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ASP.NET Core razor pages client side validation

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In this video we will discuss Client Side Validation in ASP.NET Core Razor Pages.

Implement client-side validation

Implementing client-side validation in ASP.NET Core Razor Pages is very simple. All we have to do is reference the following 3 script files in the order specified.

  1. jquery.js
  2. jquery.validate.js
  3. jquery.validate.unobtrusive.js
Layout file or Individual razor page

Should we load these script files on the Layout page or on an individual razor page. The answer to this question really depends on where you need client-side validation. If you need client-side validation on several pages in your application, then load them using the Layout file.

If you need them on just one or two razor pages, then load them only on those razor pages. With this approach the script files are not unnecessarily downloaded if the user never visits those 1 or 2 specific razor pages.


If you have used the Web Application template and created a new core project using VisualStudio. You will most likely have the following partial view in the Shared folder. The name of the file is _ValidationScriptsPartial.cshtml and contains the following 2 script references

<script src="~/lib/jquery-validation/dist/jquery.validate.min.js"></script>
<script src="~/lib/jquery-validation-unobtrusive/jquery.validate.unobtrusive.min.js"></script>

jQuery script file is already loaded by the Layout file. So we do not have to load it again.

In our case we need client-side validation only in the Edit razor page. Include the following scripts section on the Edit razor page to render the partial view. We will discuss partial views in our upcoming videos. We use partial tag helper, to render partial views.

@section Scripts {
    <partial name="_ValidationScriptsPartial" />

We discussed layout sections in Part 29 of ASP.NET Core tutorial.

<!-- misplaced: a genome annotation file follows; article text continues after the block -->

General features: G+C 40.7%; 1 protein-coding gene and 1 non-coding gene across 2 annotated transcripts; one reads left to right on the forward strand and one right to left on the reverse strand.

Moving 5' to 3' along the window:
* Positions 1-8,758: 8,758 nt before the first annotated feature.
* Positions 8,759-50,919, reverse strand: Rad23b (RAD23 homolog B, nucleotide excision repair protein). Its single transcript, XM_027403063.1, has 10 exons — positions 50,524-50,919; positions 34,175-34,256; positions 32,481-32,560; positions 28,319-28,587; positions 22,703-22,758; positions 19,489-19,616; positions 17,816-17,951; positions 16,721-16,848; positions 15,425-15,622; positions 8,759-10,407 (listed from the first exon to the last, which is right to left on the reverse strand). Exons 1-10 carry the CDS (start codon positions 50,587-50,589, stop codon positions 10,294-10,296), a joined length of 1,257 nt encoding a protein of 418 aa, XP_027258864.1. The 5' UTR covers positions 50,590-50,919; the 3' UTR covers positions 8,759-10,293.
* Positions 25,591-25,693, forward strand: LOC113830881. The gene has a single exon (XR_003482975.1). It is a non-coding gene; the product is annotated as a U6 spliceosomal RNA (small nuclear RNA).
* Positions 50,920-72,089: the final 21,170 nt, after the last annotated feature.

How client side validation works in core

Consider the following Name input element. We have used asp-for tag helper to bind to Name property of the Employee class.

<input asp-for="Employee.Name">

We have used [Required] attribute, on the Name property of the Employee class. This attribute makes the Name input field a required field. The following is the generated HTML.

<input id="Employee_Name" name="Employee.Name" type="text"
        data-val="true" data-val-required="Name is required" />

Notice we have several special data-* attributes. These attributes allow us to add extra information to an HTML element. data-val="true" enables client-side validation.  data-val-required attribute specifies the required validation error message to display if the validation fails. These data-* attributes carry all the information required to perform client-side validation. It is the unobtrusive library (i.e jquery.validate.unobtrusive.js) that reads these data-* attributes and performs client side validation.

Do we really need server side validation

We have client-side validation. So, do we really need server-side validation as well. The answer is a big YES.

As the name implies, client-side validation happens on the client-machine without a round trip to the web server. This obviously improves performance and user experience as the feedback is immediate.

However an end user can easily bypass the client-side validation by disabling JavaScript support in the browser. For this reason, you should never ever rely on just the client-side validation. Irrespective of whether we have client-side validation or not, we should always have server-side validation.

Client-side validation not working

If client-side validation does not work for you, please check the following.

Browser support for JavaScript should not be disabled

The following 3 script files must be loaded in the order specified
  • jquery.js
  • jquery.validate.js
  • jquery.validate.unobtrusive.js
Make sure these script files are loaded for the environment you are testing against. Development, Staging, Production etc. core tutorial for beginners

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